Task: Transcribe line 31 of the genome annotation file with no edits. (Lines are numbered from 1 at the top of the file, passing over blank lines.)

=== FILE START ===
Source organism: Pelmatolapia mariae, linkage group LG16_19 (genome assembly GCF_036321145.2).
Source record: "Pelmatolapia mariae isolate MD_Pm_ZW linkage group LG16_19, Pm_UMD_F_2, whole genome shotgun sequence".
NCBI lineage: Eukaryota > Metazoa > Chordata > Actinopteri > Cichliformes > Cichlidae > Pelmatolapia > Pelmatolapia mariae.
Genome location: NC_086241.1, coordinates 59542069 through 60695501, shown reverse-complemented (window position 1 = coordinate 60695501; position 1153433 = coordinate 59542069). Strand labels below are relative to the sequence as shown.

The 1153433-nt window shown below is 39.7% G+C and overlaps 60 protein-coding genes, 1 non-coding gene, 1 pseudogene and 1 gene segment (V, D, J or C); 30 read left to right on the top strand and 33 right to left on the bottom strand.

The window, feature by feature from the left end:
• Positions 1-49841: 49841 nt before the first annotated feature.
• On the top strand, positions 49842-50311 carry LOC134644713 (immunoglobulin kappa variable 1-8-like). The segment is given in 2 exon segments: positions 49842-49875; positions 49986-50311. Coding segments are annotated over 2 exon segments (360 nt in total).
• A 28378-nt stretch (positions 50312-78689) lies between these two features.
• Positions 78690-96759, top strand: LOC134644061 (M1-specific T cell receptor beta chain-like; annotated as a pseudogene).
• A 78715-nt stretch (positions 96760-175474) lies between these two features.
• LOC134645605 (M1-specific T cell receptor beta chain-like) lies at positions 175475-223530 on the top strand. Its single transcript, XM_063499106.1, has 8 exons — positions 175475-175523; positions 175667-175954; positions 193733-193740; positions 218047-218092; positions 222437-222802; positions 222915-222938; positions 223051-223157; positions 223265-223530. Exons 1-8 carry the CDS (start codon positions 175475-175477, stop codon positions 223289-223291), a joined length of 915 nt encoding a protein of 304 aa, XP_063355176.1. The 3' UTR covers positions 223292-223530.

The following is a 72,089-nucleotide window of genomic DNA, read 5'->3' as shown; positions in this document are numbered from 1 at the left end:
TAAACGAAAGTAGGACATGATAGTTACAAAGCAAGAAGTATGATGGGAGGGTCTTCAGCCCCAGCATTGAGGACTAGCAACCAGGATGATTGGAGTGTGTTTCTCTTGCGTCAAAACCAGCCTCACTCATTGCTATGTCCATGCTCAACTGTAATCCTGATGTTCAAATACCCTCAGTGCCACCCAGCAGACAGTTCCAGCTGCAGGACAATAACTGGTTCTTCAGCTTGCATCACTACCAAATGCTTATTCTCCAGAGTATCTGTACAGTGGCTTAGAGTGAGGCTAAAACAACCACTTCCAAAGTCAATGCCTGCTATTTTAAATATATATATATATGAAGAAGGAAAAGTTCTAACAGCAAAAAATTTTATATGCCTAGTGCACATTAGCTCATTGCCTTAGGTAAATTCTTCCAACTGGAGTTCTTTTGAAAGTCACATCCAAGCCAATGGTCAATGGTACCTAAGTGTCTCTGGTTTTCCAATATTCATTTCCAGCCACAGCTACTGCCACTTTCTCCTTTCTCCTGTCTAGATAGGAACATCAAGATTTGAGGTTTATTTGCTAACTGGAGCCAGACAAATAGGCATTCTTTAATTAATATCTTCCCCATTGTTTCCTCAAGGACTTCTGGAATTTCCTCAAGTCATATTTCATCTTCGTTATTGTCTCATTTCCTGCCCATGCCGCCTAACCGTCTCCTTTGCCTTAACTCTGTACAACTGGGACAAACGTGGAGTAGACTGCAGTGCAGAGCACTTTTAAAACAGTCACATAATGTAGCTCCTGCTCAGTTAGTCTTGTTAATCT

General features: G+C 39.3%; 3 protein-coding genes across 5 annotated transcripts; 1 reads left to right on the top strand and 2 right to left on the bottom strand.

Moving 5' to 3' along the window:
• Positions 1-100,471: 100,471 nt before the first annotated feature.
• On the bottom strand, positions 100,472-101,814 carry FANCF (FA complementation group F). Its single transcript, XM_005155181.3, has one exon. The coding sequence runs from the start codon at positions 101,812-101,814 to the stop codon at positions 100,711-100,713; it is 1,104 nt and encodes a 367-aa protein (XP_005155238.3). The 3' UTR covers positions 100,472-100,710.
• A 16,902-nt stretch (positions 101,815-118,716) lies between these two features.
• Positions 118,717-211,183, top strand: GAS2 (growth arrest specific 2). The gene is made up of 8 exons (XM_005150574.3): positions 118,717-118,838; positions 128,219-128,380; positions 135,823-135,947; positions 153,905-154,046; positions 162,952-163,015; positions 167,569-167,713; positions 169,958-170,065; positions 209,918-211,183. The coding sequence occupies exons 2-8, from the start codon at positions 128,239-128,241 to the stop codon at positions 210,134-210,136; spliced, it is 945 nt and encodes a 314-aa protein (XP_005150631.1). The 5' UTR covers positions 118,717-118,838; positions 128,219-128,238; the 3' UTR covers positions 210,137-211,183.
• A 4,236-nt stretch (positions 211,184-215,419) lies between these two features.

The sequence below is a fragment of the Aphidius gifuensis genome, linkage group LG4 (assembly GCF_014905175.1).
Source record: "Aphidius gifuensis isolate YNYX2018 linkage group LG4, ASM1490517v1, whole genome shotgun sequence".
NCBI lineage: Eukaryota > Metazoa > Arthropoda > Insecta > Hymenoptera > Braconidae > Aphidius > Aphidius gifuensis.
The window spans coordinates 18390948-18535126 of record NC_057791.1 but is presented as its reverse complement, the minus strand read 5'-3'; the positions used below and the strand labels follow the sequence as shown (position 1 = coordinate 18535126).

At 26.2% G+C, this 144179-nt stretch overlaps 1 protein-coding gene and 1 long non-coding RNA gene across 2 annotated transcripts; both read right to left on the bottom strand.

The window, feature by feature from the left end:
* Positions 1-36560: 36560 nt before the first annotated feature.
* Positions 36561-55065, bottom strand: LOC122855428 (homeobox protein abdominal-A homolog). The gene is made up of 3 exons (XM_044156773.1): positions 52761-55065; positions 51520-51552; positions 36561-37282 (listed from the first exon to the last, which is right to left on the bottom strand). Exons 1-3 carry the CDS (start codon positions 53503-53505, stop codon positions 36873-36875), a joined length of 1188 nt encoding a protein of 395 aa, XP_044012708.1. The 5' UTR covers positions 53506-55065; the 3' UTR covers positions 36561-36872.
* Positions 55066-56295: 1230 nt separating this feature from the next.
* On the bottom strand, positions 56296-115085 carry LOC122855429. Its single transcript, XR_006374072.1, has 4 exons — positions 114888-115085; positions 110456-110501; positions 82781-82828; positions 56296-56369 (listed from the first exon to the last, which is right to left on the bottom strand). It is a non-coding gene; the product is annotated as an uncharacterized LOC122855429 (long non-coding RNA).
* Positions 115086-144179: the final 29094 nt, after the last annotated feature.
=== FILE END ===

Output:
* On the bottom strand, positions 56296-115085 carry LOC122855429. Its single transcript, XR_006374072.1, has 4 exons — positions 114888-115085; positions 110456-110501; positions 82781-82828; positions 56296-56369 (listed from the first exon to the last, which is right to left on the bottom strand). It is a non-coding gene; the product is annotated as an uncharacterized LOC122855429 (long non-coding RNA).